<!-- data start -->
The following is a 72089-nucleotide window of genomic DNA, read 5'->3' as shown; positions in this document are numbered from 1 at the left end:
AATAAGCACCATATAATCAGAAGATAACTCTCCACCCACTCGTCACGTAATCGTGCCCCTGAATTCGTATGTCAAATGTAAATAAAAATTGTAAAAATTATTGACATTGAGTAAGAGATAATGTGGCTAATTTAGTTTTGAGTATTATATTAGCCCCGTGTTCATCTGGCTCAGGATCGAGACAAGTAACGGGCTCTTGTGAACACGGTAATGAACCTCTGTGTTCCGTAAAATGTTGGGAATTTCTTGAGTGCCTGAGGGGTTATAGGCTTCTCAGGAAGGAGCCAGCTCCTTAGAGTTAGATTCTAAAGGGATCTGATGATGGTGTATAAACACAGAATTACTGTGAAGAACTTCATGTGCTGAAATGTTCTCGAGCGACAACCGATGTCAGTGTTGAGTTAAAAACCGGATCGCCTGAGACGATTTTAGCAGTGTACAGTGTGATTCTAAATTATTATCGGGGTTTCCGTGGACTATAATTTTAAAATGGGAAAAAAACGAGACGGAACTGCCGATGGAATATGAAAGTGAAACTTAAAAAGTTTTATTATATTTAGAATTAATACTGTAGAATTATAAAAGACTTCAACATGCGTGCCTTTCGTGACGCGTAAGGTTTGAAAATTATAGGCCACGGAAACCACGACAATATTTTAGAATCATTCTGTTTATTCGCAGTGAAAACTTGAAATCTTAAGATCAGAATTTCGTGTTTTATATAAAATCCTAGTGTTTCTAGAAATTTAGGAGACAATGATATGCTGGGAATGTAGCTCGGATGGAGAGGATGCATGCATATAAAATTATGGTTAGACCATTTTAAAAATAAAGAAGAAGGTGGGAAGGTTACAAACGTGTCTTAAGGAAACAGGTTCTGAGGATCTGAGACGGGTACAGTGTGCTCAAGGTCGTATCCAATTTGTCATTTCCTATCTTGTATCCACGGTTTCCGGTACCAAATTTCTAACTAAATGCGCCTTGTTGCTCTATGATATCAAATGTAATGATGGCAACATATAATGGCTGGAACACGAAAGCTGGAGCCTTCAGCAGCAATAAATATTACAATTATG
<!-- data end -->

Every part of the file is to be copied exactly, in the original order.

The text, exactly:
The following is a 72089-nucleotide window of genomic DNA, read 5'->3' as shown; positions in this document are numbered from 1 at the left end:
AATAAGCACCATATAATCAGAAGATAACTCTCCACCCACTCGTCACGTAATCGTGCCCCTGAATTCGTATGTCAAATGTAAATAAAAATTGTAAAAATTATTGACATTGAGTAAGAGATAATGTGGCTAATTTAGTTTTGAGTATTATATTAGCCCCGTGTTCATCTGGCTCAGGATCGAGACAAGTAACGGGCTCTTGTGAACACGGTAATGAACCTCTGTGTTCCGTAAAATGTTGGGAATTTCTTGAGTGCCTGAGGGGTTATAGGCTTCTCAGGAAGGAGCCAGCTCCTTAGAGTTAGATTCTAAAGGGATCTGATGATGGTGTATAAACACAGAATTACTGTGAAGAACTTCATGTGCTGAAATGTTCTCGAGCGACAACCGATGTCAGTGTTGAGTTAAAAACCGGATCGCCTGAGACGATTTTAGCAGTGTACAGTGTGATTCTAAATTATTATCGGGGTTTCCGTGGACTATAATTTTAAAATGGGAAAAAAACGAGACGGAACTGCCGATGGAATATGAAAGTGAAACTTAAAAAGTTTTATTATATTTAGAATTAATACTGTAGAATTATAAAAGACTTCAACATGCGTGCCTTTCGTGACGCGTAAGGTTTGAAAATTATAGGCCACGGAAACCACGACAATATTTTAGAATCATTCTGTTTATTCGCAGTGAAAACTTGAAATCTTAAGATCAGAATTTCGTGTTTTATATAAAATCCTAGTGTTTCTAGAAATTTAGGAGACAATGATATGCTGGGAATGTAGCTCGGATGGAGAGGATGCATGCATATAAAATTATGGTTAGACCATTTTAAAAATAAAGAAGAAGGTGGGAAGGTTACAAACGTGTCTTAAGGAAACAGGTTCTGAGGATCTGAGACGGGTACAGTGTGCTCAAGGTCGTATCCAATTTGTCATTTCCTATCTTGTATCCACGGTTTCCGGTACCAAATTTCTAACTAAATGCGCCTTGTTGCTCTATGATATCAAATGTAATGATGGCAACATATAATGGCTGGAACACGAAAGCTGGAGCCTTCAGCAGCAATAAATATTACAATTATG